image file: c8qi00160j-f6.tif
Fig. 6 (A) Cycle performance of N,S-FLG800/S, N,S-FLG900/S and N,S-FLG1000/S composite at a current density of 0.8 A g−1. (B) Cycling performance of N,S-FLG900/S at a current density of 1.6 A g−1. (C,D) Galvanostatic charge–discharge voltage profiles of N,S-FLG900/S at a current density of 0.8 and 1.6 A g−1, respectively.

The above analysis results verified that the N,S-FLG900/S offered superior rate capability and cycling stability than N,S-FLG800/S and N,S-FLG1000/S, which is attributed to its advantageous structural features. As established, N and S doping into carbon lattice can effectively improve the electronic conductivity and furnish much more active sites for immobilizing polysulfides, which is an effective route to improve the activity of carbon host in cathodes of Li–S batteries. N,S-FLG900 possessed higher surface area and pore volume, advantageously rendering the uniform dispersion of active sulfur within the matrix. During the charge/discharge processes, the electrolyte can readily infiltrate and lithium ions can be transported with smaller resistance. Although the surface area of N,S-FLG1000 is higher than N,S-FLG900, the doping content is lower, unfavorably sequestrating the soluble polysulfides. As a result, the synergy of heteroatom dopings, surface area and hierarchical pores of graphene contributes to the improvement of Li–S battery performance.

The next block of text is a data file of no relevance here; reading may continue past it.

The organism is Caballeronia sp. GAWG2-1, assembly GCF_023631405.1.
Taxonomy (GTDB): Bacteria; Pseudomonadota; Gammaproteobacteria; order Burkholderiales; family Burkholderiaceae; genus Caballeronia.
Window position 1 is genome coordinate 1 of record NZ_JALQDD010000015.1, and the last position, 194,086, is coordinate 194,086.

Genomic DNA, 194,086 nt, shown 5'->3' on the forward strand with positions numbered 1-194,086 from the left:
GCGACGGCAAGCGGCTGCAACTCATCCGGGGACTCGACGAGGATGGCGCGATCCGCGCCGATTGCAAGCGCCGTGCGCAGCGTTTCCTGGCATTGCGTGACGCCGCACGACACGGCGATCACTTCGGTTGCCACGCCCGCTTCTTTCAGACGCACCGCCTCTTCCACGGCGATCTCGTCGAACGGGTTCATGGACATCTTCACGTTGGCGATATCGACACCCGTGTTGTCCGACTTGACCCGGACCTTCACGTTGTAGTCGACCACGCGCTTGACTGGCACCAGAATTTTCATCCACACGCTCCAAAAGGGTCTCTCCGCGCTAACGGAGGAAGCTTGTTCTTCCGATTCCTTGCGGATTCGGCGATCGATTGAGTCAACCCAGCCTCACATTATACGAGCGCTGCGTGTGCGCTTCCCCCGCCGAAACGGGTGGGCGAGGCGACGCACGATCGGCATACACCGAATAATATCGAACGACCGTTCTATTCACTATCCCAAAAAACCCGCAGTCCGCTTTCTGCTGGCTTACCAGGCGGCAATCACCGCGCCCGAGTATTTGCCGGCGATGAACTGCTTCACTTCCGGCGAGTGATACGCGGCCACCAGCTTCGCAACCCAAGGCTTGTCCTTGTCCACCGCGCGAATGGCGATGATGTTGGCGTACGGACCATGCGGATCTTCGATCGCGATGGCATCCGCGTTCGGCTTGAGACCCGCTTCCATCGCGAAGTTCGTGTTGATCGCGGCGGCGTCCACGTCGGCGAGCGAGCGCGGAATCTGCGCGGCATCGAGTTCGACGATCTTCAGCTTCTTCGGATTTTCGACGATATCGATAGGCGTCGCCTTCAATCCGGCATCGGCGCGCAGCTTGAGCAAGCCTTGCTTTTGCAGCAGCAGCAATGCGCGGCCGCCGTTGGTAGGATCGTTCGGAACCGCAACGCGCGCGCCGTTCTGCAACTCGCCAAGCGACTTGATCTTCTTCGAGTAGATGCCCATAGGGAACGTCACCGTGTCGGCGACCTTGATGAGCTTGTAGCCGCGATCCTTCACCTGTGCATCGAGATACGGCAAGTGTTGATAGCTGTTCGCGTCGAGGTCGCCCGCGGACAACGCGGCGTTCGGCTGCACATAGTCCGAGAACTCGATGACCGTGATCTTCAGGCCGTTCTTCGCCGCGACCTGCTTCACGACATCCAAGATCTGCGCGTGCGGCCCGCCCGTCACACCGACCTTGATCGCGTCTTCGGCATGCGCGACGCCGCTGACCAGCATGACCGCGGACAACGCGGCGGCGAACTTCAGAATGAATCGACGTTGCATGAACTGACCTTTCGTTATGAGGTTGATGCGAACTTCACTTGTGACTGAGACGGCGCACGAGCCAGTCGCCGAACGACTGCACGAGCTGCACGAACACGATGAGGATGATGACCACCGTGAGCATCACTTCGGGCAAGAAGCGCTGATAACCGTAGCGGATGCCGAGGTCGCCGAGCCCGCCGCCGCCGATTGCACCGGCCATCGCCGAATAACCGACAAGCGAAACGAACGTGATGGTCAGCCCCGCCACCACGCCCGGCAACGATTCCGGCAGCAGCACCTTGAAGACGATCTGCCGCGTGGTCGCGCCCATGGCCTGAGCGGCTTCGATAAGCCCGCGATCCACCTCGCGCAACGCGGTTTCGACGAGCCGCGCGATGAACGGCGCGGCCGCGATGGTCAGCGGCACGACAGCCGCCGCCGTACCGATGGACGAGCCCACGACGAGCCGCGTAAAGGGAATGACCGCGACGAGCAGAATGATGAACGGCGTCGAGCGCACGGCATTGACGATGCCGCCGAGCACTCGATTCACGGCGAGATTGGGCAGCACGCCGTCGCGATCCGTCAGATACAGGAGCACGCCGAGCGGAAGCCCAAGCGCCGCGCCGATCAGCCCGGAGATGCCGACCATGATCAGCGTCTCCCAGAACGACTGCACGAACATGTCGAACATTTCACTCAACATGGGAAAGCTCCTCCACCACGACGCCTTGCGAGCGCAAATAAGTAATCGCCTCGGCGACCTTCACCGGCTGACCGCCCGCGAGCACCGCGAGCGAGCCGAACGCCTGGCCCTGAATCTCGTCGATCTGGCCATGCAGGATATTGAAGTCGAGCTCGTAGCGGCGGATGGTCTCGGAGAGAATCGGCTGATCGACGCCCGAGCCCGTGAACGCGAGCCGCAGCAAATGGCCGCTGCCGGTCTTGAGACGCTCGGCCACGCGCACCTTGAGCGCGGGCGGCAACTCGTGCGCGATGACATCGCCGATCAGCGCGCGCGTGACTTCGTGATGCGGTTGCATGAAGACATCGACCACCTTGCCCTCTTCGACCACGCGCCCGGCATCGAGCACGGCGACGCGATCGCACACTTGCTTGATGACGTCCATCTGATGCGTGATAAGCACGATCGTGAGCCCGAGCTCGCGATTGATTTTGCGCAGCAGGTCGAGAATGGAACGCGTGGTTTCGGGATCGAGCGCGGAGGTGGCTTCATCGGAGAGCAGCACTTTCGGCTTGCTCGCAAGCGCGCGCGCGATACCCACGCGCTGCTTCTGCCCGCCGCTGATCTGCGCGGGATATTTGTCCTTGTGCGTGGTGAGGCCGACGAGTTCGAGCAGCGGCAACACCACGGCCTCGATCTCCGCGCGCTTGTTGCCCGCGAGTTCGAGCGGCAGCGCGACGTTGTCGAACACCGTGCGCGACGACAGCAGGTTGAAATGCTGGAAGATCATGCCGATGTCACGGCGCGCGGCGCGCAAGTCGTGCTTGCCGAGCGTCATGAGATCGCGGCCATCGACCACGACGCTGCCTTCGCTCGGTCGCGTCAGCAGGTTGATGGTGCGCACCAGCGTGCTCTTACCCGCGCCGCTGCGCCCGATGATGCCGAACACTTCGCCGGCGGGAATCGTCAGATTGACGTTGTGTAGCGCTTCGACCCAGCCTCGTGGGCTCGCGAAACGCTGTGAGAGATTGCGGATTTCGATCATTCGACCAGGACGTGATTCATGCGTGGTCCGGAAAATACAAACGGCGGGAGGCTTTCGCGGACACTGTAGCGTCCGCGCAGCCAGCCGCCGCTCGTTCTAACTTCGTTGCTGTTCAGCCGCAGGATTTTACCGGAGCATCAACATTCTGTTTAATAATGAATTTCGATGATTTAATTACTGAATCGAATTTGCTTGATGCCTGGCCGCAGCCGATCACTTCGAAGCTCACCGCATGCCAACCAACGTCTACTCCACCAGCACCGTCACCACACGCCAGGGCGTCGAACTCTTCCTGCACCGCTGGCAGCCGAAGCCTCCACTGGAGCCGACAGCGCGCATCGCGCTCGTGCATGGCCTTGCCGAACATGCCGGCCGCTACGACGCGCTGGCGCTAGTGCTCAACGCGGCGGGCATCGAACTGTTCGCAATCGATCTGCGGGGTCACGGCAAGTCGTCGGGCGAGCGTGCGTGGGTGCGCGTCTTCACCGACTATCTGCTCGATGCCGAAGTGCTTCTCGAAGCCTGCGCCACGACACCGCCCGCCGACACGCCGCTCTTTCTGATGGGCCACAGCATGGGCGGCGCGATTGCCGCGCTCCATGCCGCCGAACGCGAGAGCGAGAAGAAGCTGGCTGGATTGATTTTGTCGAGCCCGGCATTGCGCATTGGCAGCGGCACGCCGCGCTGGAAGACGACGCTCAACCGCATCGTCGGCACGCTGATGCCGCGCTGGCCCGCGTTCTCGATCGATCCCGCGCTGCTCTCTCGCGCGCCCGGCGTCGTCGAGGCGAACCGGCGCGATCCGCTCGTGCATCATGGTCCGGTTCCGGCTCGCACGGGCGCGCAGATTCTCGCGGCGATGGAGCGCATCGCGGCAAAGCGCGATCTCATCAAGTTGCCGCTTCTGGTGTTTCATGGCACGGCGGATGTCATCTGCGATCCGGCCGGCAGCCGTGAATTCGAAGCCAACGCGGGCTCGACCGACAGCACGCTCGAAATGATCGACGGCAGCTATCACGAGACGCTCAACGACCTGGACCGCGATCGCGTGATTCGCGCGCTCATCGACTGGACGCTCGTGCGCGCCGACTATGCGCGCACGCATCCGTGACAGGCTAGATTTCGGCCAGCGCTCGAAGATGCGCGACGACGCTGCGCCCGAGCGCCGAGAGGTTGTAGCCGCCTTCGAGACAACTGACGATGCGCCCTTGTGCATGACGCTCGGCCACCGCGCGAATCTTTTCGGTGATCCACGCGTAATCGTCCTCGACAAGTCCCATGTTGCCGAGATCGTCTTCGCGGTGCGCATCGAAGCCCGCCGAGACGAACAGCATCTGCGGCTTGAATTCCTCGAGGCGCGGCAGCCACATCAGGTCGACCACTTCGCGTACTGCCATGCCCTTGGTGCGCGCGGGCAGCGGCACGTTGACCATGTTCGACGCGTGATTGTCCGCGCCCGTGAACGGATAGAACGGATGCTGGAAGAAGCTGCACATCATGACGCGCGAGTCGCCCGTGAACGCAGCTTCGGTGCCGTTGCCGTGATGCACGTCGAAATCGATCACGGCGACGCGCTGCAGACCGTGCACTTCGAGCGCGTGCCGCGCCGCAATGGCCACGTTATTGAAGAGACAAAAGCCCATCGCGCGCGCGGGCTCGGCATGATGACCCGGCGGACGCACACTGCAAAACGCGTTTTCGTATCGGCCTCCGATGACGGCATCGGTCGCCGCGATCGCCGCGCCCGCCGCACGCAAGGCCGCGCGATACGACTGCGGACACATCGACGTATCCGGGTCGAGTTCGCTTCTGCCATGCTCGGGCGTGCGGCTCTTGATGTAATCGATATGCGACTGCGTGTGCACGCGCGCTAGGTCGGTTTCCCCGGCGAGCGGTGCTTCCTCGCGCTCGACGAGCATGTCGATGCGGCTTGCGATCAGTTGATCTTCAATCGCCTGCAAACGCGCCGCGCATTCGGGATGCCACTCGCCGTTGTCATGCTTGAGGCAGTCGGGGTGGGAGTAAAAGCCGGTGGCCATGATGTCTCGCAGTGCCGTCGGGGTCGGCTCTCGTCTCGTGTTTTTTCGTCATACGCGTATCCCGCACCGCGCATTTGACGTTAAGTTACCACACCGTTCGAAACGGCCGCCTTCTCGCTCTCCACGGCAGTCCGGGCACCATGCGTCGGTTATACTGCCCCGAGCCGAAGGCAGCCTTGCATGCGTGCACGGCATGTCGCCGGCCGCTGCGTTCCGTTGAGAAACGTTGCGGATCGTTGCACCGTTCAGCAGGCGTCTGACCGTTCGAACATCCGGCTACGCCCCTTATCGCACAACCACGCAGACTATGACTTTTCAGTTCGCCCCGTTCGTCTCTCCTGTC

4. Conclusion

In summary, we prepared a two-dimensional nitrogen/sulfur dual-doped carbonaceous material with g-C3N4 as the template by a stepwise method. Nitrogen and sulfur atoms were doped in situ in a carbon matrix. Through controlling the calcination temperature, the as-obtained N,S-FLG can be tuned in terms of surface profile and doping levels. From the comparative results, the larger specific surface area, the suitable pore distribution and the higher doping level synergistically make N,S-FLG900 serve as an excellent supporter of sulfur for Li–S batteries. Abundant pores can offer space of volume expansion in the process of charging and discharging, benefiting the structure stability of the entire electrode. A doped carbon matrix supplies ample sites to chemically confine polysulfides, improving the sulfur utilization. N,S-FLG900/S can deliver a reversible capacity of ∼506.4 mA h g−1 at the current density of 1.6 A g−1 after 500 cycles. The two-dimensional N,S-FLG with a favorable configuration possibly exhibits potential for applications of other energy storage devices including secondary batteries.

Conflicts of interest

There are no conflicts to declare.

Acknowledgements

The authors gratefully acknowledge the financial supports provided by the National Natural Science Fund of China (No. 21601108), Young Scholars Program of Shandong University (2017WLJH15), the Fundamental Research Funds of Shandong University (No. 2016JC033, 2016GN010), and the Taishan Scholar Project of Shandong Province (No. ts201511004).

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Footnote

Electronic supplementary information (ESI) available. See DOI: 10.1039/c8qi00160j